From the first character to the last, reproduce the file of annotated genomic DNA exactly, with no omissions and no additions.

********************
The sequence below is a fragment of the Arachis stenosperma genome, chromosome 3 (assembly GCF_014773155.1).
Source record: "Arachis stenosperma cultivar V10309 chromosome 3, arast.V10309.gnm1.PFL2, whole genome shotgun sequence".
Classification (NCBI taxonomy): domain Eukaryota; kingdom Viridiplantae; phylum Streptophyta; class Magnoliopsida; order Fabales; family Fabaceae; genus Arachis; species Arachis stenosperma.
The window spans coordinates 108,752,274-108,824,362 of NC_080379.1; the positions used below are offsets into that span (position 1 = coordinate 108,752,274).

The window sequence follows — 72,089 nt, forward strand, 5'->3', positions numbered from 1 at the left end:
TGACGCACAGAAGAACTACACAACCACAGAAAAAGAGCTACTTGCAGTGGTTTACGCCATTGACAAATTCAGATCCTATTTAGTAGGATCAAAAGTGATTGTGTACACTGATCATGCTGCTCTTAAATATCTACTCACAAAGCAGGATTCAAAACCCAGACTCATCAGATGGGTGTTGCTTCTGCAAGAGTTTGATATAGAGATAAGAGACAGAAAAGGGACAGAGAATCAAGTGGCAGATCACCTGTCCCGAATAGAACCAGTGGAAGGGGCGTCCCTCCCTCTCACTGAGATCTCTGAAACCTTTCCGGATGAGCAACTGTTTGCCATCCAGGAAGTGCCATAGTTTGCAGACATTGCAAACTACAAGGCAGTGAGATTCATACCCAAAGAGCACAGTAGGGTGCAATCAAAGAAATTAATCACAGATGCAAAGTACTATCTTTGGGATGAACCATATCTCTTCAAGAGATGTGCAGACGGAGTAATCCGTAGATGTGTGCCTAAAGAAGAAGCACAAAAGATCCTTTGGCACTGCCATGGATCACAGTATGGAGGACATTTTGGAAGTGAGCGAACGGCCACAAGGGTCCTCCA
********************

The sequence below is a fragment of the Arachis stenosperma genome, chromosome 3 (assembly GCF_014773155.1).
Source record: "Arachis stenosperma cultivar V10309 chromosome 3, arast.V10309.gnm1.PFL2, whole genome shotgun sequence".
Classification (NCBI taxonomy): domain Eukaryota; kingdom Viridiplantae; phylum Streptophyta; class Magnoliopsida; order Fabales; family Fabaceae; genus Arachis; species Arachis stenosperma.
The window spans coordinates 108,752,274-108,824,362 of NC_080379.1; the positions used below are offsets into that span (position 1 = coordinate 108,752,274).

The window sequence follows — 72,089 nt, forward strand, 5'->3', positions numbered from 1 at the left end:
TGACGCACAGAAGAACTACACAACCACAGAAAAAGAGCTACTTGCAGTGGTTTACGCCATTGACAAATTCAGATCCTATTTAGTAGGATCAAAAGTGATTGTGTACACTGATCATGCTGCTCTTAAATATCTACTCACAAAGCAGGATTCAAAACCCAGACTCATCAGATGGGTGTTGCTTCTGCAAGAGTTTGATATAGAGATAAGAGACAGAAAAGGGACAGAGAATCAAGTGGCAGATCACCTGTCCCGAATAGAACCAGTGGAAGGGGCGTCCCTCCCTCTCACTGAGATCTCTGAAACCTTTCCGGATGAGCAACTGTTTGCCATCCAGGAAGTGCCATAGTTTGCAGACATTGCAAACTACAAGGCAGTGAGATTCATACCCAAAGAGCACAGTAGGGTGCAATCAAAGAAATTAATCACAGATGCAAAGTACTATCTTTGGGATGAACCATATCTCTTCAAGAGATGTGCAGACGGAGTAATCCGTAGATGTGTGCCTAAAGAAGAAGCACAAAAGATCCTTTGGCACTGCCATGGATCACAGTATGGAGGACATTTTGGAAGTGAGCGAACGGCCACAAGGGTCCTCCA